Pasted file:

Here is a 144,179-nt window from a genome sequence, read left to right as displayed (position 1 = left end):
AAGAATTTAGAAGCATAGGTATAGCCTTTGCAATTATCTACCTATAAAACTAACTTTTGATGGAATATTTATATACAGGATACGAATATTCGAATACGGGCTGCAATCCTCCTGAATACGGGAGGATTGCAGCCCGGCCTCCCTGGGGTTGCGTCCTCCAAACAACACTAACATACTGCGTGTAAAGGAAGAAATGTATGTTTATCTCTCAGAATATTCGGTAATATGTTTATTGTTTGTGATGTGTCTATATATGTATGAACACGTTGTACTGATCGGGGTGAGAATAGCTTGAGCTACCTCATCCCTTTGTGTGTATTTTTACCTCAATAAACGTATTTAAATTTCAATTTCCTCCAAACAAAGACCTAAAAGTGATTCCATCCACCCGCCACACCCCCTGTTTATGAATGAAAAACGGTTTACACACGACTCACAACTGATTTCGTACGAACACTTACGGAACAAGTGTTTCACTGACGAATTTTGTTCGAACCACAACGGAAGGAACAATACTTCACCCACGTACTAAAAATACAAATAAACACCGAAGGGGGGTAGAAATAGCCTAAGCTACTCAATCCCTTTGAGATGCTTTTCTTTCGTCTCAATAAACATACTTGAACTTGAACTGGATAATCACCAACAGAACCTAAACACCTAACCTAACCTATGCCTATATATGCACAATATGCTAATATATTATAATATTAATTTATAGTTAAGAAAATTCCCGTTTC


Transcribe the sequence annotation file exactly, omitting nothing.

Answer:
Here is a 144,179-nt window from a genome sequence, read left to right as displayed (position 1 = left end):
AAGAATTTAGAAGCATAGGTATAGCCTTTGCAATTATCTACCTATAAAACTAACTTTTGATGGAATATTTATATACAGGATACGAATATTCGAATACGGGCTGCAATCCTCCTGAATACGGGAGGATTGCAGCCCGGCCTCCCTGGGGTTGCGTCCTCCAAACAACACTAACATACTGCGTGTAAAGGAAGAAATGTATGTTTATCTCTCAGAATATTCGGTAATATGTTTATTGTTTGTGATGTGTCTATATATGTATGAACACGTTGTACTGATCGGGGTGAGAATAGCTTGAGCTACCTCATCCCTTTGTGTGTATTTTTACCTCAATAAACGTATTTAAATTTCAATTTCCTCCAAACAAAGACCTAAAAGTGATTCCATCCACCCGCCACACCCCCTGTTTATGAATGAAAAACGGTTTACACACGACTCACAACTGATTTCGTACGAACACTTACGGAACAAGTGTTTCACTGACGAATTTTGTTCGAACCACAACGGAAGGAACAATACTTCACCCACGTACTAAAAATACAAATAAACACCGAAGGGGGGTAGAAATAGCCTAAGCTACTCAATCCCTTTGAGATGCTTTTCTTTCGTCTCAATAAACATACTTGAACTTGAACTGGATAATCACCAACAGAACCTAAACACCTAACCTAACCTATGCCTATATATGCACAATATGCTAATATATTATAATATTAATTTATAGTTAAGAAAATTCCCGTTTC